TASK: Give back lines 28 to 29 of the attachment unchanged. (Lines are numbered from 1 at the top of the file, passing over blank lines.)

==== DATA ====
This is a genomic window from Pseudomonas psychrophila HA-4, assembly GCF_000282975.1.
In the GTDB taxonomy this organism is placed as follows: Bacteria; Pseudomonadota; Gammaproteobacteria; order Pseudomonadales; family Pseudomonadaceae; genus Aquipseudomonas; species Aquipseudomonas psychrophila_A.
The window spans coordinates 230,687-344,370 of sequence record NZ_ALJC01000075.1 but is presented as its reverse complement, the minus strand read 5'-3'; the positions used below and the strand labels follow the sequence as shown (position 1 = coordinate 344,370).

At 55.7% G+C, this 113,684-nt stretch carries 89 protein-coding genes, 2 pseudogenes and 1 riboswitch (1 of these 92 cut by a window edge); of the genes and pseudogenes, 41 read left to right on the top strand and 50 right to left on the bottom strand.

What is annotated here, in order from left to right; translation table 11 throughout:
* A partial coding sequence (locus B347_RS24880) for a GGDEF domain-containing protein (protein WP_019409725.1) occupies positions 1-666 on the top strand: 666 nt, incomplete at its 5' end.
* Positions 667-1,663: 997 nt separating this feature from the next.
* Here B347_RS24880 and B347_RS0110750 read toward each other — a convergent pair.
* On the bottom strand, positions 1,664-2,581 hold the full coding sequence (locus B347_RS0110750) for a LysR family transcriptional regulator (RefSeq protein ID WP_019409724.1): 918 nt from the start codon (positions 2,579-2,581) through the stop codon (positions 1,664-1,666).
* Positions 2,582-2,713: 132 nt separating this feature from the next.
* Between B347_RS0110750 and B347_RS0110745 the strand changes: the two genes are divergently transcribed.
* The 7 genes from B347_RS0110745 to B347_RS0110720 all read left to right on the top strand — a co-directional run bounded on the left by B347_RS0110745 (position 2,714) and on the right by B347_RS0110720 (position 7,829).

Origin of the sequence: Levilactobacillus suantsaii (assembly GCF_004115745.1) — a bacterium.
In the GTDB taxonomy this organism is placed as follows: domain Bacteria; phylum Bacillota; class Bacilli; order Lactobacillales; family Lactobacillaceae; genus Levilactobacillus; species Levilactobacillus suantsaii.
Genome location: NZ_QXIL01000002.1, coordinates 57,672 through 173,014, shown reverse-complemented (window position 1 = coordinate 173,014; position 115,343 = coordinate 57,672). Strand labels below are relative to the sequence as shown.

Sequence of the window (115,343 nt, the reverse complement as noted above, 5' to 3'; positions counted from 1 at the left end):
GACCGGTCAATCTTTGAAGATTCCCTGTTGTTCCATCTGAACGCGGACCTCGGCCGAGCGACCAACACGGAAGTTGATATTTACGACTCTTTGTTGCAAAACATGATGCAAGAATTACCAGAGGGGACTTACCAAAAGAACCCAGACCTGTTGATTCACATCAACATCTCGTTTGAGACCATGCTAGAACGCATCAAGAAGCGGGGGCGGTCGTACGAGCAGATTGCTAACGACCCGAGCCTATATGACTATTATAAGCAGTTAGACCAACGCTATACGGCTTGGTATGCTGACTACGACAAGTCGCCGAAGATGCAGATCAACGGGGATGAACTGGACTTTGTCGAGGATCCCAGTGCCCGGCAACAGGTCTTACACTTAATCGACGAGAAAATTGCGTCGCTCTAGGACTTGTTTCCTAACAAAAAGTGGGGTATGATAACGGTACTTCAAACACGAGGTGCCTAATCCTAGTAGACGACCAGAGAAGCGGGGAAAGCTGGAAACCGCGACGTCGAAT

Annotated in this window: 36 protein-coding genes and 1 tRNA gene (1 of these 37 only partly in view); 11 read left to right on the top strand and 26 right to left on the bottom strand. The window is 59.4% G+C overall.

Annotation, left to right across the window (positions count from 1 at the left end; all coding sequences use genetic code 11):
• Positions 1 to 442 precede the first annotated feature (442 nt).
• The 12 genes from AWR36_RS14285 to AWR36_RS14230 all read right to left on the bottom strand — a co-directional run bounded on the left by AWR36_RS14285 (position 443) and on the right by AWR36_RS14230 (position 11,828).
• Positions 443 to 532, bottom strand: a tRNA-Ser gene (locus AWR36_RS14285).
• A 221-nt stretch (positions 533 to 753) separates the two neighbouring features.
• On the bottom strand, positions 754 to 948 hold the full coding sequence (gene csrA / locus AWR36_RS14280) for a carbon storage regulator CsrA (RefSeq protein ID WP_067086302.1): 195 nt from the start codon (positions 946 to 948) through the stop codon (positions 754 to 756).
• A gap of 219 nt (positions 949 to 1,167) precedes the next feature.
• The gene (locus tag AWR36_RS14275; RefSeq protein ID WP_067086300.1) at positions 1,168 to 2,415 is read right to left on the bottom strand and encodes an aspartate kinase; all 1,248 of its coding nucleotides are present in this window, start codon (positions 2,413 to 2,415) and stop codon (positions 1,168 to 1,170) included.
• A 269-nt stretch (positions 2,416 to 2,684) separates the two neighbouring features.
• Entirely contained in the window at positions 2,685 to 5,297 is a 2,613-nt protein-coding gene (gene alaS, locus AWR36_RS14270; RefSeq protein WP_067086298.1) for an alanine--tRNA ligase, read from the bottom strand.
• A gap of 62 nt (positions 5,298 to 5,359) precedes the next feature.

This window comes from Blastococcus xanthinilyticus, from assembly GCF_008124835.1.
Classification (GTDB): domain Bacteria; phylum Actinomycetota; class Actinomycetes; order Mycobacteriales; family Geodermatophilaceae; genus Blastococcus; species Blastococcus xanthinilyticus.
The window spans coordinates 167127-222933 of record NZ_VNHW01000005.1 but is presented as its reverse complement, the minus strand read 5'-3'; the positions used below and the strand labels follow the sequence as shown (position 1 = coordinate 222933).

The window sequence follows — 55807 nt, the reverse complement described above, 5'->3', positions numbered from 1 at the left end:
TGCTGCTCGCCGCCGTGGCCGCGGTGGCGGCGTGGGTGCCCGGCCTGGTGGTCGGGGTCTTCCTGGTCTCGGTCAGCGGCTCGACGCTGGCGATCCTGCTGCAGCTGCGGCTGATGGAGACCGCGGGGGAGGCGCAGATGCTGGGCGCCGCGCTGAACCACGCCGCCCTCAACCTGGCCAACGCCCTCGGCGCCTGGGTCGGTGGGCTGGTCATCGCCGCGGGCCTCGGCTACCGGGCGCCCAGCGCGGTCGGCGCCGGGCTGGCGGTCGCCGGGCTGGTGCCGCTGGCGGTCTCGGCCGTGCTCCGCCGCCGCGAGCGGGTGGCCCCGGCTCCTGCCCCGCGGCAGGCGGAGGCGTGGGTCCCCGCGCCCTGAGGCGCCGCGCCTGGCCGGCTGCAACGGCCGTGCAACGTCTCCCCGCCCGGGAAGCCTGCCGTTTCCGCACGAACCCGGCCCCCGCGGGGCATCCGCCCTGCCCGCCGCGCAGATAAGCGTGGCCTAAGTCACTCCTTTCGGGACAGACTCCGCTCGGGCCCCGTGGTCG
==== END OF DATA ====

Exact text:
• Entirely contained in the window at positions 2,685 to 5,297 is a 2,613-nt protein-coding gene (gene alaS, locus AWR36_RS14270; RefSeq protein WP_067086298.1) for an alanine--tRNA ligase, read from the bottom strand.
• A gap of 62 nt (positions 5,298 to 5,359) precedes the next feature.